Driving high: The 28-foot tall billboard, displayed on the side of the Courtyard Marriott near the intersection of Curtis Street and the 16th Street Mall, is part of a Colorado Department of Transportation campaign. (Colorado Department of Transportation)

‘Hits Lead to Hits’: Denver billboard warns the dangers of driving high

Feds fund $35,000 giant joint billboard in Downtown Denver to combat pot-impaired driving

A $35,100 billboard resembling a cross between a giant joint and a mangled car in downtown Denver is part of a statewide effort against smoking marijuana and driving high.

The 28-foot tall billboard, displayed on the side of the Courtyard Marriott, near the intersection of Curtis Street and the 16th Street Mall, is part of a Colorado Department of Transportation campaign. The billboard includes a headline: “Hits Lead to Hits, Don’t Drive High.”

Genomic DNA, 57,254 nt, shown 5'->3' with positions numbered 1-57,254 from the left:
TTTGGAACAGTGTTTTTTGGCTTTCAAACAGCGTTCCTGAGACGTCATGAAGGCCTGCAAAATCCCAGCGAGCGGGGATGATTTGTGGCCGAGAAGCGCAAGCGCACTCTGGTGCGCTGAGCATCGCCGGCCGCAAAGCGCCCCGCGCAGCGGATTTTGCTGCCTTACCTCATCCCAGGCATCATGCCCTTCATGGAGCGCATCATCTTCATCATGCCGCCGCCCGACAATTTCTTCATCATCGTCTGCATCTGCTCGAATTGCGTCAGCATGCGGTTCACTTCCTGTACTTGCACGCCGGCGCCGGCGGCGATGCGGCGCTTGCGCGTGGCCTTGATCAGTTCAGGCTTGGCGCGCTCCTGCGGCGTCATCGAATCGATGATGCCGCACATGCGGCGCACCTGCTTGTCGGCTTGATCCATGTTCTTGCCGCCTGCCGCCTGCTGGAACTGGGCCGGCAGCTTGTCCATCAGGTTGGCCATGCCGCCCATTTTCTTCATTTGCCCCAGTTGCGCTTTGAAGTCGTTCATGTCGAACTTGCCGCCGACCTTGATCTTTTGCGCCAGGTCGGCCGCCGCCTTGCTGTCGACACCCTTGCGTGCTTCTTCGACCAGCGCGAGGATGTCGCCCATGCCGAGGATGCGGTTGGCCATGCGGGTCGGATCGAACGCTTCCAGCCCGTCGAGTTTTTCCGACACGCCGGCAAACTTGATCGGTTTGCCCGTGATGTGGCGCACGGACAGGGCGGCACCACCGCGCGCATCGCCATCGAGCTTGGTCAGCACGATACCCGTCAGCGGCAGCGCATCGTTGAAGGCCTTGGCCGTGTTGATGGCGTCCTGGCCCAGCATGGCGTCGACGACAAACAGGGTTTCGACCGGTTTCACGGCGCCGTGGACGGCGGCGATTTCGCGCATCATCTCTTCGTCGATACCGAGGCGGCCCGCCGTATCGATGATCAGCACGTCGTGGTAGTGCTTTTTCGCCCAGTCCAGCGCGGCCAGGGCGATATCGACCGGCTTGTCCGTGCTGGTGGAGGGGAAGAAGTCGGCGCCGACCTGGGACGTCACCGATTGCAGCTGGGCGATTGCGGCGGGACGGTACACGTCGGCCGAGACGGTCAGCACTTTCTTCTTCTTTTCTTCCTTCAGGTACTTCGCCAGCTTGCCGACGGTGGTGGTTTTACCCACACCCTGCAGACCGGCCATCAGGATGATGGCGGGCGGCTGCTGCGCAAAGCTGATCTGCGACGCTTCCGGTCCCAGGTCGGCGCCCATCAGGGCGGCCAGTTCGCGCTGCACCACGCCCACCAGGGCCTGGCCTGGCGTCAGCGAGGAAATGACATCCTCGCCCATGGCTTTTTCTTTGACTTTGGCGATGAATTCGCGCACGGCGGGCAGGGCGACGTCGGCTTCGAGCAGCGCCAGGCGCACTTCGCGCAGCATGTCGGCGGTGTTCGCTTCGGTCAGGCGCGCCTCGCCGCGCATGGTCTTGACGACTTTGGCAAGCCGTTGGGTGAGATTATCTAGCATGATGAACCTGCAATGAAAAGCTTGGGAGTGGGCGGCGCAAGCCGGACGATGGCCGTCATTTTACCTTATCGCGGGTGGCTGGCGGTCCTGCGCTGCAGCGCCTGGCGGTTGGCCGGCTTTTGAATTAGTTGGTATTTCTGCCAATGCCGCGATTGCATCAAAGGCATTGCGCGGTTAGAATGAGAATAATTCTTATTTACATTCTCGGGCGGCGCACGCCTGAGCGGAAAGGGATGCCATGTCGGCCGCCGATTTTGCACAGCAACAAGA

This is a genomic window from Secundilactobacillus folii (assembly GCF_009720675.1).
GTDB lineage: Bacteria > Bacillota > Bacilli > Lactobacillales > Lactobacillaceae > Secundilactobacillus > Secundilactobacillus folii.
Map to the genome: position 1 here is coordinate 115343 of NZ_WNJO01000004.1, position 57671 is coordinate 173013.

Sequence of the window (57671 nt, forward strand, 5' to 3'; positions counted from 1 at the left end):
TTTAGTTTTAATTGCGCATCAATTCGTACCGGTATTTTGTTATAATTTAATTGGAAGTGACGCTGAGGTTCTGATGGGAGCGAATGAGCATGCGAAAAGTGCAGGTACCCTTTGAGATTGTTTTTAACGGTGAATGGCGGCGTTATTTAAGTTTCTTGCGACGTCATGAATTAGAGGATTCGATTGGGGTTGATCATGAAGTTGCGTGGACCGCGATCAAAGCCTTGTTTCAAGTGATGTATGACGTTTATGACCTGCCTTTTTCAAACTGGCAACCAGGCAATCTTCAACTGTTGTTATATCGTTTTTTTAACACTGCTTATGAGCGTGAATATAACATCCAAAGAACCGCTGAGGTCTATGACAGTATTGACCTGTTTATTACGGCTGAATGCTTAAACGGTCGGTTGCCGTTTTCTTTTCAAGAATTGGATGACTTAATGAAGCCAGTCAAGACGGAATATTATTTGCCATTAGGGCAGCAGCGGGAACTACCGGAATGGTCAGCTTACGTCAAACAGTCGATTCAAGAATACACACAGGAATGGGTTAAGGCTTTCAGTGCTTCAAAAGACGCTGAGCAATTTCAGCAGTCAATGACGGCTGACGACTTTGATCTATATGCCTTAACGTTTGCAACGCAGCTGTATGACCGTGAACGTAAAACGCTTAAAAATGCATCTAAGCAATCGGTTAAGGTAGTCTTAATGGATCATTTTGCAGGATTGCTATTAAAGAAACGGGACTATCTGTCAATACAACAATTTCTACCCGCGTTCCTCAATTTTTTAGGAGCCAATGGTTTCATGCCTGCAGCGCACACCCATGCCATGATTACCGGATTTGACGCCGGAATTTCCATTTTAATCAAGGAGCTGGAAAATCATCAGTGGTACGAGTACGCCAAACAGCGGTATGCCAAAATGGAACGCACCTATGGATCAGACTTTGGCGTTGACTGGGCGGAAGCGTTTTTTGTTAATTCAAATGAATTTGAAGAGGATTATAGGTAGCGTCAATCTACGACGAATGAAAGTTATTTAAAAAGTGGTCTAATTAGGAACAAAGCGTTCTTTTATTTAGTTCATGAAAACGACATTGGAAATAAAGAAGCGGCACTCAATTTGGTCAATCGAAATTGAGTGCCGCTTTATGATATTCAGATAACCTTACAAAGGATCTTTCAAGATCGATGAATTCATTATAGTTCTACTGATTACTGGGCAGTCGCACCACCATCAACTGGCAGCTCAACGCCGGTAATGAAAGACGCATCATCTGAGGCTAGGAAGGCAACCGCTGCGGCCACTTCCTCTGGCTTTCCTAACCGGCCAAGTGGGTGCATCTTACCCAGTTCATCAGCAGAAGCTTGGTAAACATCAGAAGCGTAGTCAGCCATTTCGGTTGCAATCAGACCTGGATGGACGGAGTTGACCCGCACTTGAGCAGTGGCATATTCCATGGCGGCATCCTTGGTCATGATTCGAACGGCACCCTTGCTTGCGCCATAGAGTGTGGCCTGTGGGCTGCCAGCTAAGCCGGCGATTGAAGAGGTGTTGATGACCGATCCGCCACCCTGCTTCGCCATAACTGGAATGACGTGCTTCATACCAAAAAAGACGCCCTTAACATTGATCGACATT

“There are six marijuana dispensaries within a mile of the billboard so it’s very likely marijuana users will see it,” said Sam Cole, a CDOT communications manager, in a media release. “It’s also located downtown among scores of hotels where tourists may be staying. Some of these tourists may be unaware of the laws – and dangers – of driving high.”

The three-dimensional billboard glows at night.

The billboard was conceived and designed, at a cost of $16,600, by Amélie Company, a LoDo advertising agency, Cole said. The billboard will be in place through September, with a “media buy” price of $12,500. The piece cost $6,000 to install.

The entire cost of the billboard was paid with a federal grant from the National Highway Traffic Safety Administration.

In a survey done last year by CDOT, 55 percent of marijuana users reported driving high in the preceding 30 days. One out of every five DUI’s in Colorado involves marijuana, according to 2016 Colorado State Patrol data.

This story was first published on DenverPost.com